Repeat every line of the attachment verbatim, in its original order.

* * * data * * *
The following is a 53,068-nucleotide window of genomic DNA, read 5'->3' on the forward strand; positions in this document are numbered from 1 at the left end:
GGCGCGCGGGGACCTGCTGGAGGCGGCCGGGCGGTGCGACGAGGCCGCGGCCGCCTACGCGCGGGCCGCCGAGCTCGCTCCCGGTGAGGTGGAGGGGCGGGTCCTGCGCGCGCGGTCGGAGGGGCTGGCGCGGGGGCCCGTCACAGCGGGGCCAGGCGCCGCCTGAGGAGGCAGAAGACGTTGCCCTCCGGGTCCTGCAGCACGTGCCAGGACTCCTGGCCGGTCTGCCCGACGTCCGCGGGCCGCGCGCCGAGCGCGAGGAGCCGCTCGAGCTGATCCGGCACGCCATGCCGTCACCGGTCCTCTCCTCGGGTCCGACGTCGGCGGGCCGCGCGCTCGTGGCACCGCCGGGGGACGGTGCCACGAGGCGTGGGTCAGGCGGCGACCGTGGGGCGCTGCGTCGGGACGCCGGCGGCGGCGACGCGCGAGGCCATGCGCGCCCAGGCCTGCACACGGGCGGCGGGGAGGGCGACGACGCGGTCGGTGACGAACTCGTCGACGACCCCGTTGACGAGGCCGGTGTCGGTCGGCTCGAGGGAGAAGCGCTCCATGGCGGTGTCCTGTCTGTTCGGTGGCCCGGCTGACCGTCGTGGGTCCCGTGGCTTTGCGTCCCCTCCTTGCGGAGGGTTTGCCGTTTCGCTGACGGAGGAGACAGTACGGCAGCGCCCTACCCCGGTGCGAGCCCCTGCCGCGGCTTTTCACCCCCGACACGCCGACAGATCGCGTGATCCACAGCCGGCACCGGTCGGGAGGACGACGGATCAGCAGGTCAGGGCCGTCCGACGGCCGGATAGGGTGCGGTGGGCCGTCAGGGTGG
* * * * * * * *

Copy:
The following is a 53,068-nucleotide window of genomic DNA, read 5'->3' on the forward strand; positions in this document are numbered from 1 at the left end:
GGCGCGCGGGGACCTGCTGGAGGCGGCCGGGCGGTGCGACGAGGCCGCGGCCGCCTACGCGCGGGCCGCCGAGCTCGCTCCCGGTGAGGTGGAGGGGCGGGTCCTGCGCGCGCGGTCGGAGGGGCTGGCGCGGGGGCCCGTCACAGCGGGGCCAGGCGCCGCCTGAGGAGGCAGAAGACGTTGCCCTCCGGGTCCTGCAGCACGTGCCAGGACTCCTGGCCGGTCTGCCCGACGTCCGCGGGCCGCGCGCCGAGCGCGAGGAGCCGCTCGAGCTGATCCGGCACGCCATGCCGTCACCGGTCCTCTCCTCGGGTCCGACGTCGGCGGGCCGCGCGCTCGTGGCACCGCCGGGGGACGGTGCCACGAGGCGTGGGTCAGGCGGCGACCGTGGGGCGCTGCGTCGGGACGCCGGCGGCGGCGACGCGCGAGGCCATGCGCGCCCAGGCCTGCACACGGGCGGCGGGGAGGGCGACGACGCGGTCGGTGACGAACTCGTCGACGACCCCGTTGACGAGGCCGGTGTCGGTCGGCTCGAGGGAGAAGCGCTCCATGGCGGTGTCCTGTCTGTTCGGTGGCCCGGCTGACCGTCGTGGGTCCCGTGGCTTTGCGTCCCCTCCTTGCGGAGGGTTTGCCGTTTCGCTGACGGAGGAGACAGTACGGCAGCGCCCTACCCCGGTGCGAGCCCCTGCCGCGGCTTTTCACCCCCGACACGCCGACAGATCGCGTGATCCACAGCCGGCACCGGTCGGGAGGACGACGGATCAGCAGGTCAGGGCCGTCCGACGGCCGGATAGGGTGCGGTGGGCCGTCAGGGTGG